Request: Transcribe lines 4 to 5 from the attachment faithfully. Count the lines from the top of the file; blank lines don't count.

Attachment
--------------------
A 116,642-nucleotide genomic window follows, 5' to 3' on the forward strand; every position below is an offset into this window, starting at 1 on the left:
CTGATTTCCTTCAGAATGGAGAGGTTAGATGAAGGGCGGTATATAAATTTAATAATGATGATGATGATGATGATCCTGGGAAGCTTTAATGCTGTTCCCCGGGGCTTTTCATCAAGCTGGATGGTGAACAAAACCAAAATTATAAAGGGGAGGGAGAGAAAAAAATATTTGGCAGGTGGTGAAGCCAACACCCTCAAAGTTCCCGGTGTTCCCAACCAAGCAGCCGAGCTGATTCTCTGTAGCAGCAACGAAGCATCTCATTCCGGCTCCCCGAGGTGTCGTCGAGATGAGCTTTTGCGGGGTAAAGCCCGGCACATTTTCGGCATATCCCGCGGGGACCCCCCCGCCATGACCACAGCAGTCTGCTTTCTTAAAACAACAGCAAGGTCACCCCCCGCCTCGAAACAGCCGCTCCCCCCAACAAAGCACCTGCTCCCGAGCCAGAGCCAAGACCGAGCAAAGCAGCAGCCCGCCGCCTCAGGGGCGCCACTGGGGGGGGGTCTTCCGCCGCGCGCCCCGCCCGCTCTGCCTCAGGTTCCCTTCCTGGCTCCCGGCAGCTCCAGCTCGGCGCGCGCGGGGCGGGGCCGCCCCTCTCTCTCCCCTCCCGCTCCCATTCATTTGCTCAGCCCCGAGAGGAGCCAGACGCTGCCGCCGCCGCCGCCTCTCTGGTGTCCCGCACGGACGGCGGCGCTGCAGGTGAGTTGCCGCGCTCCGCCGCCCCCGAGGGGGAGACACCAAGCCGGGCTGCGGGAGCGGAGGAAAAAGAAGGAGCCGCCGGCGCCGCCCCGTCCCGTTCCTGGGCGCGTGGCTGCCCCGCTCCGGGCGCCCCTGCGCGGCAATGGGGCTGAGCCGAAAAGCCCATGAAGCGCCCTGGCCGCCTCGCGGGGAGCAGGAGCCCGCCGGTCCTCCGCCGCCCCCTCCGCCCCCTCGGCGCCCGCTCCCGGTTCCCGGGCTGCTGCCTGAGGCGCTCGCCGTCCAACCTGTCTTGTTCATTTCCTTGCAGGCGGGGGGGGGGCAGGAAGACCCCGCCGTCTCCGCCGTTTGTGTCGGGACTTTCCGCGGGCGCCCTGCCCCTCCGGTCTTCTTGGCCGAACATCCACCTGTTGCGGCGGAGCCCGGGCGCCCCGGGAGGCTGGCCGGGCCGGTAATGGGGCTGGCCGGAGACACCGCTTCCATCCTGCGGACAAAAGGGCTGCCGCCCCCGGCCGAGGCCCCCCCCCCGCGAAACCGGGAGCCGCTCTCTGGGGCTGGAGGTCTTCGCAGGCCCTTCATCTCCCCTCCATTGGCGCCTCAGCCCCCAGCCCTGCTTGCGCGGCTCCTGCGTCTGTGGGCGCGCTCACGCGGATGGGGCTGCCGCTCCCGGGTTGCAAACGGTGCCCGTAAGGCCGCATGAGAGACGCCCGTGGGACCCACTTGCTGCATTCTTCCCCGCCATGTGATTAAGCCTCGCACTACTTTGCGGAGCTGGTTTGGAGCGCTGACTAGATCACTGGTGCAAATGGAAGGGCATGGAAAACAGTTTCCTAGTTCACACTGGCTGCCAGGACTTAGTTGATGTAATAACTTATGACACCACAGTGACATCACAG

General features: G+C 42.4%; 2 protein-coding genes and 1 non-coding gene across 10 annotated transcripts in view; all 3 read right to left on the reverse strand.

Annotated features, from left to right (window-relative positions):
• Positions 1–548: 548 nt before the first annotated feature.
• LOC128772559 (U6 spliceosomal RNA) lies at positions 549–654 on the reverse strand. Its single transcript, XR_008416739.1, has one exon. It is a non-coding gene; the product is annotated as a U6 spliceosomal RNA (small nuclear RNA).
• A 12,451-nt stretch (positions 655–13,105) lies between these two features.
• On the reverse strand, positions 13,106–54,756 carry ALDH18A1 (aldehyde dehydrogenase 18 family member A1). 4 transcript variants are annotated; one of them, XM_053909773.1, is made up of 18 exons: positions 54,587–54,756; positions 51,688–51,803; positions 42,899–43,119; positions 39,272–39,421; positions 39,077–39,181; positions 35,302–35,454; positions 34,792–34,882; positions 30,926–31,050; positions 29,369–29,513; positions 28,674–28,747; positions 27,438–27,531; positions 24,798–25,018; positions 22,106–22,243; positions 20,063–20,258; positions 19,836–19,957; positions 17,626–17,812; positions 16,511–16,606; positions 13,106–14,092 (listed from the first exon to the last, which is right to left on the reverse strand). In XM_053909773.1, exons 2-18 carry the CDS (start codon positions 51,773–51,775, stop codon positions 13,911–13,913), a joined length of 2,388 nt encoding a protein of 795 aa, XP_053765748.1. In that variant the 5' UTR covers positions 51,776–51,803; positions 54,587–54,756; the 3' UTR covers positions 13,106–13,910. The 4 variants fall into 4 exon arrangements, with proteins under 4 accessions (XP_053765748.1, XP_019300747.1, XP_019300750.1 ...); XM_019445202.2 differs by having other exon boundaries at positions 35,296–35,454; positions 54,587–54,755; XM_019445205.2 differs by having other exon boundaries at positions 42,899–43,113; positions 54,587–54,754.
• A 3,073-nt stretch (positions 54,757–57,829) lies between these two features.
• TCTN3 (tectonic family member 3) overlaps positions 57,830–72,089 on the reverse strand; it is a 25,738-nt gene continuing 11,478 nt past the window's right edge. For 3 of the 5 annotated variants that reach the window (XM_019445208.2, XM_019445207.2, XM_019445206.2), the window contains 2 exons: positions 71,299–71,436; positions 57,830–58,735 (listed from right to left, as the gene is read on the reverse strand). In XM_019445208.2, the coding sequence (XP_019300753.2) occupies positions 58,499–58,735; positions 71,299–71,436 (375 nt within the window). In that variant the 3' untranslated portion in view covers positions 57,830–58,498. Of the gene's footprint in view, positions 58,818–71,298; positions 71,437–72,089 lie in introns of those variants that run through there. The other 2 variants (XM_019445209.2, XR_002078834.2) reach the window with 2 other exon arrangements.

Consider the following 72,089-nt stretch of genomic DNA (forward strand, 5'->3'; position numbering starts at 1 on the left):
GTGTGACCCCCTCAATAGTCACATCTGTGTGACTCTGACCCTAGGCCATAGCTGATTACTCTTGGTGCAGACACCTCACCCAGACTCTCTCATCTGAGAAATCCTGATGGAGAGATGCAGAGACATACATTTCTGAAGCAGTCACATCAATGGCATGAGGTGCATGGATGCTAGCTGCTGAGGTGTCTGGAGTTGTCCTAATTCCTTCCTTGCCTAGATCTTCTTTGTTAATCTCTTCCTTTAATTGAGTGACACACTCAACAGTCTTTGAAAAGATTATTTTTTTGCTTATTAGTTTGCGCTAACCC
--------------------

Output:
Annotated features, from left to right (window-relative positions):
• Positions 1–548: 548 nt before the first annotated feature.